The well-built Nissan Micra brings futuristic looks and a stylish interior to the small-car party but costs more than some more practical alternatives.
The Nissan Micra is a stylish small car that’s comfortable and quiet to drive, but is slightly more expensive than the likes of the roomier Vauxhall Corsa.
The Nissan Micra’s cabin is as eye-catching as its exterior with colourful trims and all but basic Visia and Visia+ cars come with a slick 7.0-inch touchscreen infotainment system with Apple CarPlay and Android Auto as standard.
Thankfully, the Nissan Micra’s cabin doesn’t just look good – all the switches feel solid and both the driver’s seat and sporty steering wheel comes with loads of adjustment so you’ll have no trouble getting comfortable.
Unfortunately, you can’t have lumbar support (to help reduce backache on long drives) on any model and the Nissan Micra’s back seats are more cramped than those in most alternatives. There’s a reasonable amount of knee room but passengers over six-foot tall will struggle for headroom and the narrow central seat makes carrying three abreast very cosy indeed.
The Nissan Micra’s 300-litre boot is pretty practical, though. It’s a little bigger than the ones in a Corsa, Polo or Fiesta but its tall boot lip can make loading heavy items difficult. You don’t get any handy shopping hooks but you can fold the back seats down in a two-way (60:40) split if you need to carry long luggage and a back-seat passenger at once.
Three petrol engines and one diesel are on offer, and either a five or six-speed manual, or CVT automatic gearbox. The entry-level non-turbocharged 71hp is best avoided as it feels pretty weedy. Instead, pick the turbocharged 100hp 1.0-litre petrol if you mainly potter around town – it isn’t exactly quick either, but it’s strong enough to feel nippy in town and is always smooth and quiet. In fact, it makes the more powerful 117hp 1.0-litre look a little unnecessary.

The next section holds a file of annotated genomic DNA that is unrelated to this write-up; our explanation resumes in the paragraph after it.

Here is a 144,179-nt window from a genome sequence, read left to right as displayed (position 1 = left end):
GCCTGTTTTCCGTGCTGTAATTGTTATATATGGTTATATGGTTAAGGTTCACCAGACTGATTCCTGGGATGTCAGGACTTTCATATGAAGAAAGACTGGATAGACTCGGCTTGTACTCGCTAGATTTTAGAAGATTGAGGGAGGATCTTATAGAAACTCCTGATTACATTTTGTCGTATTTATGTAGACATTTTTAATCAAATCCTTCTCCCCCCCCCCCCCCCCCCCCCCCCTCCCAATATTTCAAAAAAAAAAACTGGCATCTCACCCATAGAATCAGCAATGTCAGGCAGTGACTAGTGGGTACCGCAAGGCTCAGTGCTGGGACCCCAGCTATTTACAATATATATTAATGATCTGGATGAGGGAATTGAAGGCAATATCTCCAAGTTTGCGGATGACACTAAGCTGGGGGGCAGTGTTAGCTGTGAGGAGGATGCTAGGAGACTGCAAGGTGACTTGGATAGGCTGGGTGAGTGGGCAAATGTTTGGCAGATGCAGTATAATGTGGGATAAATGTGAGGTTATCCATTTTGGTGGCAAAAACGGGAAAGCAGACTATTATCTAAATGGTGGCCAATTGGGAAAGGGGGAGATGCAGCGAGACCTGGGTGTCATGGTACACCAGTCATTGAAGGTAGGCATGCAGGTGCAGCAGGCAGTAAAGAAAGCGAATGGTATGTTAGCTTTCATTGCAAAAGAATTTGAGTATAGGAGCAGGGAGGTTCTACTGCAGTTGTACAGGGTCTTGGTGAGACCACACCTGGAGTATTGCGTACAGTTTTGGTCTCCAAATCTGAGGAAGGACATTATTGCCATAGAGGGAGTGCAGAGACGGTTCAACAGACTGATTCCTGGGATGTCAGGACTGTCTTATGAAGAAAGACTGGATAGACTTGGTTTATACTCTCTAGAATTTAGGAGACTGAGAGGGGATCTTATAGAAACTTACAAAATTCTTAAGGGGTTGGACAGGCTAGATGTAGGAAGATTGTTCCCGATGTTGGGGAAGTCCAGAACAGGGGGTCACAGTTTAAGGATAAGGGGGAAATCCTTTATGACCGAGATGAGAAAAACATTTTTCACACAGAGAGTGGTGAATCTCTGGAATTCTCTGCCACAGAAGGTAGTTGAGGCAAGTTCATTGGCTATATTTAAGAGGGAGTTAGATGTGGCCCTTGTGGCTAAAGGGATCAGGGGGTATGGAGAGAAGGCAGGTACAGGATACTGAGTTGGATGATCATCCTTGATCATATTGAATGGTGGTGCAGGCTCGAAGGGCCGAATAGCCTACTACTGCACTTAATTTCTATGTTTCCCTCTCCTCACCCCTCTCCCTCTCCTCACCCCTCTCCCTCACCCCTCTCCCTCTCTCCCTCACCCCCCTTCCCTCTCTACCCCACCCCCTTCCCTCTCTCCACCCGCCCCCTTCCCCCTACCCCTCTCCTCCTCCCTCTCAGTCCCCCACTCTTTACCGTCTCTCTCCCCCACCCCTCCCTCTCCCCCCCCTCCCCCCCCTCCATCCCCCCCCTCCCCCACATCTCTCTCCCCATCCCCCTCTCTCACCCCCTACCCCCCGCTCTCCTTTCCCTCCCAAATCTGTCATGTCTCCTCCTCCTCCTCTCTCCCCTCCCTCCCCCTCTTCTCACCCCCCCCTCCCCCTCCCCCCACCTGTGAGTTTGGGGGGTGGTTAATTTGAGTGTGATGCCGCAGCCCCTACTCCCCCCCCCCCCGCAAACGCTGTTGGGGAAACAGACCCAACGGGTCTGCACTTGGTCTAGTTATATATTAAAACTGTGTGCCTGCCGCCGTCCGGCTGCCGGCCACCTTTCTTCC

With a plush interior and modern looks, the new Micra is everything the old one wasn't
Spend more time on the motorway? You’ll want to get the 1.5-litre diesel. It’s a little noisier than the petrols at low speeds but it’s a touch faster and will return better fuel economy over long distances.
Whichever model you pick, the Nissan Micra’s one of the more comfortable small cars around. Most models tackle bumps and potholes with impressive composure – only the stiffer, sportier N-Sport model is a touch too firm. Still, all cars keep unpleasant wind noise to a minimum even on the motorway.
The Nissan Micra received a four-star safety rating in the strict 2017 Euro NCAP crash tests. This score is comparable to older five-star ratings and means the Nissan Micra’s one of the safest small cars on sale – although he SEAT Ibiza got the full five-star rating in the same year.
So, although the Nissan Micra’s not quite as practical or fun to drive as other small family cars it’s well worth considering if you’re looking for something comfortable and you don’t mind paying a little more for some desirable extras.
You can read more in-depth info on the Nissan Micra in the interior, practicality, driving and specifications sections of our review over the following pages. And, if you want to see what sort of offers are available, click through to our Nissan Micra deals page.